b

c

Experimental Filtration of water samples More than 120 drinking water samples were collected from taps in distribution systems and drinking fountains in the United States and abroad. For the swimming pool and whirlpool samples, 40 samples were collected in Washtenaw County (Michigan) during the summer when the pools were in use. A sterile syringe was used for drawing the water samples. The testing volumes of the water were between 0.1 and 20 mL, based on the expected number of bacteria in the sample. A FiltravetteTM (New Horizons Diagnostic Corp. [NHD], Columbia, MD), which is a combination of a filter and a cuvette with a pore size of 0.45 µm, was placed into a 13-mm Swinex filter holder (Millipore Corp., Bedford, MA). The filter holder was screwed onto the syringe and the water sample was pushed through the filter (Figure 1). ATP bioluminescence The Filtravette was removed from the filter holder after filtration of the water sample and was placed onto

Figure 3 The relationship between ATP and other conven tional methods. The data were obtained from drinking water samples. a) ATP vs. HPC. The regression equation is: log HPC = 0.35 + 1.47 * log ATP (n = 114, r = 0.84). b) ATP vs. DVC. The regression equation is: log DVC = 2.29 + 1.06 * log ATP (n = 120, r = 0.804). c) ATP vs AODC. The regression equation is: log AODC = 4.6 + 0.46 * log ATP (n = 120, r = 0.68). (Copyright 1999 by Food and Nutrition Press, Inc., Trumbull, CT.) The HPC was determined for each water sample in triplicate using R2A medium (Difco ). The bacterial colonies were counted after an incubation period of seven days at 28 °C. All of the testing methods (ATP bioluminescence, AODC, DVC, and HPC) were per-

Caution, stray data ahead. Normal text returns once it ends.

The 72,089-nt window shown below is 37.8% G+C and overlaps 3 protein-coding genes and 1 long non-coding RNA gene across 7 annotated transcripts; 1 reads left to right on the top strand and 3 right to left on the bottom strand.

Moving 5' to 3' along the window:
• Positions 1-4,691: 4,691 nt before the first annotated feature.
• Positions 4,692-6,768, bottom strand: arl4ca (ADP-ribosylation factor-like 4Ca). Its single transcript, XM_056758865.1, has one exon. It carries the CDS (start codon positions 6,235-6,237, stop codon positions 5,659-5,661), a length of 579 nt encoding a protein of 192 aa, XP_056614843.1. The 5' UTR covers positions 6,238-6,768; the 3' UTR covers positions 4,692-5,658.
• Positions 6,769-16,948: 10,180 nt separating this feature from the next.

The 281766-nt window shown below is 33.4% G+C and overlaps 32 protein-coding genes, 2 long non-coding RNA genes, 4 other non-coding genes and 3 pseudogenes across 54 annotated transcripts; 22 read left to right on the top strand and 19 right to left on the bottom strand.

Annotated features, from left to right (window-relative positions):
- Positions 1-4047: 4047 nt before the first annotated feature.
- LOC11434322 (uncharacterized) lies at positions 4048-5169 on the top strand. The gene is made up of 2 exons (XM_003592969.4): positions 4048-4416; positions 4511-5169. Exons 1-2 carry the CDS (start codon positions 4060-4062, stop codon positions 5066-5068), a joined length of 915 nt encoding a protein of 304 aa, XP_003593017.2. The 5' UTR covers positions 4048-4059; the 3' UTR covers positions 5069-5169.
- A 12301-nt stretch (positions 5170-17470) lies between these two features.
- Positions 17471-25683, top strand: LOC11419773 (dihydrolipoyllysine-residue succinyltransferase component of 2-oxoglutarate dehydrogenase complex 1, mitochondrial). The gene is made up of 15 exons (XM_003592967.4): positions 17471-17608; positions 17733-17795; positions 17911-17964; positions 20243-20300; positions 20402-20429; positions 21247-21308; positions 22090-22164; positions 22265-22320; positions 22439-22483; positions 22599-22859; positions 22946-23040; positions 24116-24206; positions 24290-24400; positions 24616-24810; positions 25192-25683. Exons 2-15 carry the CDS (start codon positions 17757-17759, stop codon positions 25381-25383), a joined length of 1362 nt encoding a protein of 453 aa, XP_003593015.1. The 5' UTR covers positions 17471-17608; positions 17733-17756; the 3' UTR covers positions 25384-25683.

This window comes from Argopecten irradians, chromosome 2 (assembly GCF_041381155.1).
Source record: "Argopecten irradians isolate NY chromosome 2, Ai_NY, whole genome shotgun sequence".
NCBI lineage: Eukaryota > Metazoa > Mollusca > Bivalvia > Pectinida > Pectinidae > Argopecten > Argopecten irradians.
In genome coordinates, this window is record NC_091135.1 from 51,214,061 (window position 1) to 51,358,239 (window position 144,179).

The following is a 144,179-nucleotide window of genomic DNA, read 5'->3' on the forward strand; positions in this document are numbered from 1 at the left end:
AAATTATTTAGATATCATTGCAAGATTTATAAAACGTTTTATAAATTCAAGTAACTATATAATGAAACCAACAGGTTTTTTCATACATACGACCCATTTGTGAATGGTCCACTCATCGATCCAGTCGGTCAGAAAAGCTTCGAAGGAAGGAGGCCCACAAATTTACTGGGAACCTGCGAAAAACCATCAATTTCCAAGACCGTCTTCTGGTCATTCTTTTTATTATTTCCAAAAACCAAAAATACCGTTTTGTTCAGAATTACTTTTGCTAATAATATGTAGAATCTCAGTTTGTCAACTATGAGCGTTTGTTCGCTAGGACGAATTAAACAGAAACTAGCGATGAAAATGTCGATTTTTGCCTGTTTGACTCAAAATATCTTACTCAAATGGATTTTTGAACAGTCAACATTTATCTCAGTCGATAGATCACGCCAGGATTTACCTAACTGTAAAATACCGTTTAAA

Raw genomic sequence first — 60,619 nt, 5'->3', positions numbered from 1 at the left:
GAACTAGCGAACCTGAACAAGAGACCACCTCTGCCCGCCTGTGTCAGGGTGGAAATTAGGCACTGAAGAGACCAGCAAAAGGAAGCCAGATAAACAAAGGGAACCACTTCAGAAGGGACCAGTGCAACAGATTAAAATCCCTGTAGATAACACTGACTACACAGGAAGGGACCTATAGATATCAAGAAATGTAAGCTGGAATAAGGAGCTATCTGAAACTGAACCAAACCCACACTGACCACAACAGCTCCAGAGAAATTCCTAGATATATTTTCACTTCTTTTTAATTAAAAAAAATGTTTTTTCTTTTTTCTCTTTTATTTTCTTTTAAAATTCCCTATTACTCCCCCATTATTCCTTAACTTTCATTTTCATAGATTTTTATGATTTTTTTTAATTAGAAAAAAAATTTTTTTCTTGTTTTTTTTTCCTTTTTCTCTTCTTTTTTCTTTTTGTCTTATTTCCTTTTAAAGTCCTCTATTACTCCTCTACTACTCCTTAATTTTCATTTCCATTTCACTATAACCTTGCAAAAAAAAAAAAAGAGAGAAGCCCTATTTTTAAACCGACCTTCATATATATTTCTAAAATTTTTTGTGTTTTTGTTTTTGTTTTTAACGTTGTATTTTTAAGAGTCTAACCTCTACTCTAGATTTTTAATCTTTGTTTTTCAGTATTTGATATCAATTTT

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A P P L I C ATION NOTE c o n t i n u e d

Figure 4 The relationship between ATP and HPC from swimming pool and whirlpool samples (n = 40, r = 0.92, log HPC = 1.25 + 1.01 * log ATP). The data points less than 0 (log value) are not shown in this graph. formed three times. For the swimming pool and whirlpool samples, bacterial quantification was done by the ATP bioluminescence and HPC methods. Results and discussion Drinking water samples To prove the applicability of the ATP bioluminescence method, the data obtained from the ATP bioluminescence, AODC, DVC, and HPC methods were compared. The detection limit of ATP was determined with high accuracy (r = 0.999) (Figure 2). It showed that the microluminometer was able to determine ATP as low as 0.2 pg. It is known that the average ATP content in one bacterial cell is about 10­15 g (1 fg).4 Thus, 0.2 pg corresponds to about 200 bacterial cells, which is the sensitivity of the ATP assay in terms of bacterial cell numbers, and is approximately equivalent to 4 CFU/mL. In drinking water, the bacterial level of concern is above 500 CFU/mL, according to the U.S. EPA. Therefore, the level of bacteria can be accurately detected using the ATP bioluminescence method. The data demonstrated that there are high correlation coefficients between ATP, HPC, DVC, and AODC and, among those, the highest correlation coefficients were found between ATP and HPC (0.84) and ATP and DVC (0.80) (Table 1). The relationship between ATP and HPC is shown in Figure 3a. In a number of cases in which a cooperating utility sent water samples, the authors transmitted the expected HPC results by e-mail or fax on the day the water samples were received and analyzed. After the incubation period, the expected HPC